- The Washington Times - Tuesday, June 11, 2002

Movie theater operators across the nation are closing venues as they emerge from bankruptcy and several years of bad luck.
But the reorganization may be good for the Washington area as the companies better focus on closing smaller, underperforming theaters and opening state-of-the-art multiplexes in underserved regions.
For example, Loews Entertainment Corp., the nation's fourth-largest chain and a major player in the area, has closed three District theaters in recent months. The chain now has six theaters in the city, dropping the total number of movie venues in the District to nine.
Loews most recently closed the Cineplex Janus, a three-screen theater north of Dupont Circle. Two months ago it shut the Georgetown Cineplex Odeon Foundry, a 20-year-old institution, leaving the neighborhood without a movie theater. Another goner is the Avalon Theatre on Connecticut Avenue NW, just below Chevy Chase Circle. It was 79 years old.
But while shedding older and smaller theaters, Loews has announced a new, 14-screen Georgetown location that is expected to open by Thanksgiving.
"What you're seeing is the closing of older-style theaters as the marketplace has moved towards newer theaters that feature stadium-style seating," said Rick King, spokesman for AMC Entertainment Inc., which has 12 locations in the area. "Today's audience is more concerned with comfort and presentation quality and sight lines than ever before, so some of the older theaters just don't measure up anymore."
Georgetown isn't the only neighborhood with relief in sight.
Germantown, a northern Montgomery County area with an exploding population, was long overdue for a movie theater. It finally saw the opening of Hoyts Germantown Cinema 14, operated by the Australian company Hoyts Cinemas Group.
Silver Spring, home to AMC City Place 10, is about to get two more venues. The downtown, in the midst of a revitalization, is expecting a stadium-seating theater to be built soon, and the American Film Institute's Silver Theatre and Cultural Center is expected to open a three-screen complex in the spring.
Theater owners are entering a much-awaited rebound after recent years of building expensive, state-of-the art theaters and not closing unprofitable venues quickly enough. The result was an overcapacity that pushed a number of major theater chains including Loews, General Cinema parent GC Companies Inc., Regal Entertainment Group Inc., United Artists Theatre Co. and Silver Cinemas International Inc. into bankruptcy.
"What's happened now is that they've come through the valley and have all significantly scaled back their expansion plans and new theater rollouts," said Kevin Kuzio, an analyst with KDP Investment Advisors. "But as they refined the plans for future growth, there still remain pockets of opportunity here and there for these companies to access markets for movies that are underserved."
Another big change in the local movie theater scene is the re-emergence of art houses.
Cinema Arts the oldest local art house and located in Fairfax was joined by Visions Cinema/Bistro/Lounge in Dupont Circle in August 2000.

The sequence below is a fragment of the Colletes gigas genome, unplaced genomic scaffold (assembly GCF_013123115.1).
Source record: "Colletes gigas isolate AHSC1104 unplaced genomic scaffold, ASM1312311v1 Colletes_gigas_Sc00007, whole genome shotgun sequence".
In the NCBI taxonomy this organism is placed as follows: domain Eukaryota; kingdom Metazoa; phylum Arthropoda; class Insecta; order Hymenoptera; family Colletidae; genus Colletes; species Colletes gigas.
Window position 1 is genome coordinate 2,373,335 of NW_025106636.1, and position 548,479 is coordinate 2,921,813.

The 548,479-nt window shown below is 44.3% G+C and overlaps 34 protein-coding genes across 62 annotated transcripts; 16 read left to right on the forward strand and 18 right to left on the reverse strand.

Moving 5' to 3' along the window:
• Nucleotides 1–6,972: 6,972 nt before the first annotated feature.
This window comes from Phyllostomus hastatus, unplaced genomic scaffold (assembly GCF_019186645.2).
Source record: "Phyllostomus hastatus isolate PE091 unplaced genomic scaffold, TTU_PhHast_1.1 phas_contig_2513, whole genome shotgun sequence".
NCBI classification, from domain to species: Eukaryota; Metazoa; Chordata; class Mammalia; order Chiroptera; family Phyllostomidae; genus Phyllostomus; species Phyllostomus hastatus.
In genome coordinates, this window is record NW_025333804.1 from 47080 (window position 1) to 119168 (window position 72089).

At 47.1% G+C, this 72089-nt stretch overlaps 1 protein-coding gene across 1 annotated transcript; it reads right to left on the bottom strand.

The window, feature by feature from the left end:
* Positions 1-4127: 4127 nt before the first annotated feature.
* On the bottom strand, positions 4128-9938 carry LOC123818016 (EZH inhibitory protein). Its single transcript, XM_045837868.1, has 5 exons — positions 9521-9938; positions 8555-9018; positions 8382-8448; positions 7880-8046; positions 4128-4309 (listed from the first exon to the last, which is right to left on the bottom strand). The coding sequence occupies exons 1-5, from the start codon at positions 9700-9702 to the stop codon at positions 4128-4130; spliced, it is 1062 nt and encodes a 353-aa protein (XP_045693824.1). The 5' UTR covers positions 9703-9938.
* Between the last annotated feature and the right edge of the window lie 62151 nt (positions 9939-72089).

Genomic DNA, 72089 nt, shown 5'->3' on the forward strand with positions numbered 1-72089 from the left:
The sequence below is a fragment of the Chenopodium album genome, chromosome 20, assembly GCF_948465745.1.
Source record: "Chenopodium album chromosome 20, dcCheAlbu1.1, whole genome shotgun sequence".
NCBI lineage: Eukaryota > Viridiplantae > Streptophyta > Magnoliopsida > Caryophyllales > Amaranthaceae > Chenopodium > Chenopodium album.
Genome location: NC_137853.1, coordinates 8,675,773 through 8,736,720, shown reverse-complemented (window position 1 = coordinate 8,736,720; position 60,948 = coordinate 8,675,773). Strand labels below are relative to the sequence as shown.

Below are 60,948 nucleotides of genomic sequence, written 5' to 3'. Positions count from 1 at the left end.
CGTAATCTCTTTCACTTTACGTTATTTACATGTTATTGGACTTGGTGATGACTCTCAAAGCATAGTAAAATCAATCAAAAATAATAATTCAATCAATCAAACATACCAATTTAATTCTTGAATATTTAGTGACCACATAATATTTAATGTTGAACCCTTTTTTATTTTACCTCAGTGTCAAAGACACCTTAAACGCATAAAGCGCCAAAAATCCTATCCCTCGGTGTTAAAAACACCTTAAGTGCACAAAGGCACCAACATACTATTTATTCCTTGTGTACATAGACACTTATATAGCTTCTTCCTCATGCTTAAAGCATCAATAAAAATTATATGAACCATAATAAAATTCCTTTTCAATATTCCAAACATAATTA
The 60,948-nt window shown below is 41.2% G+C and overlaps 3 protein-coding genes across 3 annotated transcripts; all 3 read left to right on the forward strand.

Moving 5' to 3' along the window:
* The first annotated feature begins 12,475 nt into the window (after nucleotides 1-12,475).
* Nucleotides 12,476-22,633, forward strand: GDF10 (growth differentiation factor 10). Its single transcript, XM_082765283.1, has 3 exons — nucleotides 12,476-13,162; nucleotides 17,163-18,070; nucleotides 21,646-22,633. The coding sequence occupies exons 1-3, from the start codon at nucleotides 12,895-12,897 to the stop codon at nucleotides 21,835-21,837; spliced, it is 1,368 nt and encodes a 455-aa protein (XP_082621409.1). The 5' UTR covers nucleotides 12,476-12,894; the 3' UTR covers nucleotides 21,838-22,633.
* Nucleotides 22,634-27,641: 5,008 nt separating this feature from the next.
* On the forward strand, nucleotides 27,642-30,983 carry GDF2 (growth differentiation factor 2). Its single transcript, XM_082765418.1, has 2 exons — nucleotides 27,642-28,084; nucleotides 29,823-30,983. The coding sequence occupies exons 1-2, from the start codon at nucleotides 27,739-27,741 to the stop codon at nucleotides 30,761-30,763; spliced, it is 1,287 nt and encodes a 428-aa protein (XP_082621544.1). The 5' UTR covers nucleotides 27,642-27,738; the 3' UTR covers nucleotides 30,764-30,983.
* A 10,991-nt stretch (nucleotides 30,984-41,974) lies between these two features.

Another alternative movie theater, Landmark's Bethesda Row, an eight-screen art cinema in downtown Bethesda, opened the first weekend of May. It is good news for the neighborhood, which in April 2001 lost the Bethesda Theatre Cafe, a movie house that had been a fixture on Wisconsin Avenue for more than 50 years.
"In the art house scene, with Landmark Bethesda coming to the metropolitan area, it has added a much needed presence for suburban Maryland moviegoing public," said Andrew Mencher, programmer at Visions and director of operations at a local theater club. "Obviously with Loews Cineplex closing theaters monthly at this point, the landscape is changing pretty dramatically. And I think there's only more to come more closings and openings."
The number of movie theater screens fell by 5.5 percent to 35,153 last year from 37,185 in 1999, according to the National Association of Theatre Owners, an industry trade group. Meanwhile, the number of locations shrank at an even faster pace by 17 percent to 6,246 sites last year from 7,551 theaters in 1999.
The theaters being closed are older, smaller theaters where the views were often anything but great. The venues replacing them are larger, stadium-seating facilities with concession stands that even offer Starbucks coffee.
This second type of theater is common to the suburbs where larger spaces are more affordable and easier to find but rare to the District. Until now.
AMC's Union Station 9 was the District's first large theater, opening in 1988. General Cinemas followed suit in January 2000 with the Mazza Gallerie 7 theater at Friendship Heights. That is now operated by AMC, the nation's second-largest movie theater chain, which bought General Cinemas in late March. The 10-screen theater at Springfield Mall is the other AMC convert.
"The major difference is that AMC had a lot of state-of-the-art theaters, 12 or 16 screens with nice sloped stadium seating," Mr. Kuzio said. "So they had a good product and they were very aggressive early on in getting rid of underperforming theaters."
Then there's the Georgetown Loews coming soon and the United Artists Theatres' 14-screen venue set to open at Gallery Place in fall 2003.

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